Food insecurity, defined as “the inadequate or insecure access to food due to financial constraints”, is a serious public health problem in Canada. It negatively impacts physical, mental, and social health, and is a great burden to our healthcare system.
Statistics Canada began monitoring food insecurity in 2005 through the Canadian Community Health Survey (CCHS). The most recent national measure was taken in 2012. The results concluded over 4 million Canadians are affected by food insecurity.
Food-insecure individuals are likely to have poorer health, this is true for both children and adults.
- Food-insecure adults are more vulnerable to chronic conditions, with the risk increasing with the severity of food insecurity.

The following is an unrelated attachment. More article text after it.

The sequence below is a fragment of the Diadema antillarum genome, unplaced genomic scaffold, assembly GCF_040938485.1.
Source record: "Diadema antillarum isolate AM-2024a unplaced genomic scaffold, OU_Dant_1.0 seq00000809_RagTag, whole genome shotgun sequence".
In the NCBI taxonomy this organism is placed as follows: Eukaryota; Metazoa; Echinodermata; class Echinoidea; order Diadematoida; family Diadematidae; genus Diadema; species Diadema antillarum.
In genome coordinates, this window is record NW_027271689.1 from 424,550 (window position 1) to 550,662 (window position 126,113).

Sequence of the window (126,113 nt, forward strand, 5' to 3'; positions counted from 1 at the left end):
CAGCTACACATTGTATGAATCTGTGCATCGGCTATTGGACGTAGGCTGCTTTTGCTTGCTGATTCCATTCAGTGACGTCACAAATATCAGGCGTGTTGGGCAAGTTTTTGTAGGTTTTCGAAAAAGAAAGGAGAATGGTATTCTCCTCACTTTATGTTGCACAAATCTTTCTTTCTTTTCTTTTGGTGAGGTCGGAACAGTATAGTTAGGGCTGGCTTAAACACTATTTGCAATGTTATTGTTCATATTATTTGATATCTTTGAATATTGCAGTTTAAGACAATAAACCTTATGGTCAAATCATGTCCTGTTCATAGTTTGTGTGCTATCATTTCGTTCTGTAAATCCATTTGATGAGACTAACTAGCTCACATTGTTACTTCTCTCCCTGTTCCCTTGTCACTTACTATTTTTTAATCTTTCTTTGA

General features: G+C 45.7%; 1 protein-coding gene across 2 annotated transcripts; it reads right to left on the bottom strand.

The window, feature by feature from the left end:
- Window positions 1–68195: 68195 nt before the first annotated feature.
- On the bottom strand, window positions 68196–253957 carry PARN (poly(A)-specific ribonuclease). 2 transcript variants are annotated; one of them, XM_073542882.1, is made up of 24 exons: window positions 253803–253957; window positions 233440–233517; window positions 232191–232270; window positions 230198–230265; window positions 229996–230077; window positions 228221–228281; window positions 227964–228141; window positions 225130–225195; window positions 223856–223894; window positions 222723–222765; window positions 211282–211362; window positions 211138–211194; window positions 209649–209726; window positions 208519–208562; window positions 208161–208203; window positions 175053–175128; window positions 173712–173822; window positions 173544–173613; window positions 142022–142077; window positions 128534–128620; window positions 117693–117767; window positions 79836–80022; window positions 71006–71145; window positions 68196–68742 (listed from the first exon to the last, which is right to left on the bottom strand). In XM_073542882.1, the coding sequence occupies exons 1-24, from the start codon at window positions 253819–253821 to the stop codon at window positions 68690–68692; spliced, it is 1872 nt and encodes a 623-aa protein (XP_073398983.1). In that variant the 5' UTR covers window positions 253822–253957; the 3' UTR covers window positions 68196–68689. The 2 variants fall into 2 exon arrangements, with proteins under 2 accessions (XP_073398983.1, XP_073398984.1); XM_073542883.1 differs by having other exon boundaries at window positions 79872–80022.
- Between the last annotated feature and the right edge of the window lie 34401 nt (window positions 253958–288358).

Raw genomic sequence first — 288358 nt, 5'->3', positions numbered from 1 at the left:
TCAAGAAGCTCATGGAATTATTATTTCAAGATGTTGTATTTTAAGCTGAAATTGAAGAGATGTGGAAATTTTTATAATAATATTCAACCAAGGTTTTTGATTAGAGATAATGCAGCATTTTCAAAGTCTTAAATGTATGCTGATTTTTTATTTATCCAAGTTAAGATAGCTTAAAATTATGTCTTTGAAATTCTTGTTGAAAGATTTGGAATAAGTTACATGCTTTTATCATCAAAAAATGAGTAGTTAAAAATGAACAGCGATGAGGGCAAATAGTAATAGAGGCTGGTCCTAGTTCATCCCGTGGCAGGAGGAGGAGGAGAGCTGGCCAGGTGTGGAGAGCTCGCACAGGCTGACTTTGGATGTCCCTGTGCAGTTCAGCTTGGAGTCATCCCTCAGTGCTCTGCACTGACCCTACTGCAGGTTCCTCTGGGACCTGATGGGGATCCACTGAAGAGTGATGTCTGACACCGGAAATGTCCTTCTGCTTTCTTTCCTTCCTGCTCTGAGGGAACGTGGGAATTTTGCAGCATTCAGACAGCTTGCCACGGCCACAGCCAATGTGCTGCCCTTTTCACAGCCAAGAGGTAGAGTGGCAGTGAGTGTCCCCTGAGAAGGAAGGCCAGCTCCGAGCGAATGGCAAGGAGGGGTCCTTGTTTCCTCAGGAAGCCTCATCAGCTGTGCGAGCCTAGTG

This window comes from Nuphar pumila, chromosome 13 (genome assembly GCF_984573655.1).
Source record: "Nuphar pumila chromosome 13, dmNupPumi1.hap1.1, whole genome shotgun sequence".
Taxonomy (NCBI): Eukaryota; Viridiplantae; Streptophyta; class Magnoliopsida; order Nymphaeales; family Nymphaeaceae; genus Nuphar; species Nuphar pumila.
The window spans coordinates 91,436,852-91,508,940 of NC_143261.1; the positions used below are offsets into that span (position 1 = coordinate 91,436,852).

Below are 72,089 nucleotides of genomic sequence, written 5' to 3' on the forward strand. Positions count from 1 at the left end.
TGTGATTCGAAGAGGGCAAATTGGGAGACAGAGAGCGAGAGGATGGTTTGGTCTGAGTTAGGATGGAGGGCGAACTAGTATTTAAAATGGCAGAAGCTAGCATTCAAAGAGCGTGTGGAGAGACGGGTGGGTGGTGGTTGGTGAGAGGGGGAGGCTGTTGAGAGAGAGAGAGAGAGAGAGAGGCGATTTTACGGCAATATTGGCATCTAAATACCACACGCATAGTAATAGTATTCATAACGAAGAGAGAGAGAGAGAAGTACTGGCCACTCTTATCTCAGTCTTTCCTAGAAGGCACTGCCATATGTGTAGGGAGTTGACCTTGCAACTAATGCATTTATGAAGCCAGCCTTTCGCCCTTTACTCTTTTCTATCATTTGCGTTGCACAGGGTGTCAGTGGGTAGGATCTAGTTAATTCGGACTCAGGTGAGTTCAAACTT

- Exposure to severe food insecurity leaves an indelible mark on children’s wellbeing, manifesting in greater risks for conditions like asthma, depression and suicidal ideation in adolescence and early adulthood
- Food insecurity also makes it difficult for individuals to manage existing chorionic health problems, such as diabetes and HIV
- Due to scarce resources, food insecure individuals may forego critical expenses like medication.